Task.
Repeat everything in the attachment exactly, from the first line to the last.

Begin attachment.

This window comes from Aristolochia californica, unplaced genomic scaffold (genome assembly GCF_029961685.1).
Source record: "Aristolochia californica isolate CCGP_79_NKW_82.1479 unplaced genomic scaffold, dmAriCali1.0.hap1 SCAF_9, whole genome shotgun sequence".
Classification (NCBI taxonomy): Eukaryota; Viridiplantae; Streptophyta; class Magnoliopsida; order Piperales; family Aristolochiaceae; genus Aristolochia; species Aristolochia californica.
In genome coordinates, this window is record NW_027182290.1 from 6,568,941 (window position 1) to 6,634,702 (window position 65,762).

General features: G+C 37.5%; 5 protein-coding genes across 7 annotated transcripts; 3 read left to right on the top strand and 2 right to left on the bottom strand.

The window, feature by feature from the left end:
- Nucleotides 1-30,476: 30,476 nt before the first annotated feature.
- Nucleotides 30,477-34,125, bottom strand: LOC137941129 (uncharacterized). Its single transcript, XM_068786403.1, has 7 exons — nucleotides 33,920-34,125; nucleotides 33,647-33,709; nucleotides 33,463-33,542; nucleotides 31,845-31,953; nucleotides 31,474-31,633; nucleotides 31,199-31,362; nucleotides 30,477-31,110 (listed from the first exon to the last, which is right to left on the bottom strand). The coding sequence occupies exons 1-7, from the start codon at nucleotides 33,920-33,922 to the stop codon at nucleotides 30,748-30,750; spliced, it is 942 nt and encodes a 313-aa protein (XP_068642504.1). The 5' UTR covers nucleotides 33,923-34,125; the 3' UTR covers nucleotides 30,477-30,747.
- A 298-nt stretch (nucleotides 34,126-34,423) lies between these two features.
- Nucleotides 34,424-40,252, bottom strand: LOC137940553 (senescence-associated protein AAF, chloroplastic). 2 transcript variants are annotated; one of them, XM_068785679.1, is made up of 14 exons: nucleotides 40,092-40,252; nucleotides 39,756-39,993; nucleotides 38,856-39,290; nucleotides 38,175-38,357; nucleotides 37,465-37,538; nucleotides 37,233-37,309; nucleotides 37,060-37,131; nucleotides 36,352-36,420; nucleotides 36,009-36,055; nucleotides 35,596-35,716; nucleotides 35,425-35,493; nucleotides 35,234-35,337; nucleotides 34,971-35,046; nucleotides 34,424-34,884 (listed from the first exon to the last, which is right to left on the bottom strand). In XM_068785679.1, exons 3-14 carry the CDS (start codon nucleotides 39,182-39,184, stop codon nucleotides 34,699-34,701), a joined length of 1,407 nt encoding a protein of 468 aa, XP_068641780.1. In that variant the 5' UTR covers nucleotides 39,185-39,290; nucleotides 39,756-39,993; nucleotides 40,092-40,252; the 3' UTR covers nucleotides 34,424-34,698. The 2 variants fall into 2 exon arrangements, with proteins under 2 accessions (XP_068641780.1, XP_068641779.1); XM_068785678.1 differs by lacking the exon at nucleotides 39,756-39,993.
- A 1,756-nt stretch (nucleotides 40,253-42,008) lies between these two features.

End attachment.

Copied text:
This window comes from Aristolochia californica, unplaced genomic scaffold (genome assembly GCF_029961685.1).
Source record: "Aristolochia californica isolate CCGP_79_NKW_82.1479 unplaced genomic scaffold, dmAriCali1.0.hap1 SCAF_9, whole genome shotgun sequence".
Classification (NCBI taxonomy): Eukaryota; Viridiplantae; Streptophyta; class Magnoliopsida; order Piperales; family Aristolochiaceae; genus Aristolochia; species Aristolochia californica.
In genome coordinates, this window is record NW_027182290.1 from 6,568,941 (window position 1) to 6,634,702 (window position 65,762).

General features: G+C 37.5%; 5 protein-coding genes across 7 annotated transcripts; 3 read left to right on the top strand and 2 right to left on the bottom strand.

The window, feature by feature from the left end:
- Nucleotides 1-30,476: 30,476 nt before the first annotated feature.
- Nucleotides 30,477-34,125, bottom strand: LOC137941129 (uncharacterized). Its single transcript, XM_068786403.1, has 7 exons — nucleotides 33,920-34,125; nucleotides 33,647-33,709; nucleotides 33,463-33,542; nucleotides 31,845-31,953; nucleotides 31,474-31,633; nucleotides 31,199-31,362; nucleotides 30,477-31,110 (listed from the first exon to the last, which is right to left on the bottom strand). The coding sequence occupies exons 1-7, from the start codon at nucleotides 33,920-33,922 to the stop codon at nucleotides 30,748-30,750; spliced, it is 942 nt and encodes a 313-aa protein (XP_068642504.1). The 5' UTR covers nucleotides 33,923-34,125; the 3' UTR covers nucleotides 30,477-30,747.
- A 298-nt stretch (nucleotides 34,126-34,423) lies between these two features.
- Nucleotides 34,424-40,252, bottom strand: LOC137940553 (senescence-associated protein AAF, chloroplastic). 2 transcript variants are annotated; one of them, XM_068785679.1, is made up of 14 exons: nucleotides 40,092-40,252; nucleotides 39,756-39,993; nucleotides 38,856-39,290; nucleotides 38,175-38,357; nucleotides 37,465-37,538; nucleotides 37,233-37,309; nucleotides 37,060-37,131; nucleotides 36,352-36,420; nucleotides 36,009-36,055; nucleotides 35,596-35,716; nucleotides 35,425-35,493; nucleotides 35,234-35,337; nucleotides 34,971-35,046; nucleotides 34,424-34,884 (listed from the first exon to the last, which is right to left on the bottom strand). In XM_068785679.1, exons 3-14 carry the CDS (start codon nucleotides 39,182-39,184, stop codon nucleotides 34,699-34,701), a joined length of 1,407 nt encoding a protein of 468 aa, XP_068641780.1. In that variant the 5' UTR covers nucleotides 39,185-39,290; nucleotides 39,756-39,993; nucleotides 40,092-40,252; the 3' UTR covers nucleotides 34,424-34,698. The 2 variants fall into 2 exon arrangements, with proteins under 2 accessions (XP_068641780.1, XP_068641779.1); XM_068785678.1 differs by lacking the exon at nucleotides 39,756-39,993.
- A 1,756-nt stretch (nucleotides 40,253-42,008) lies between these two features.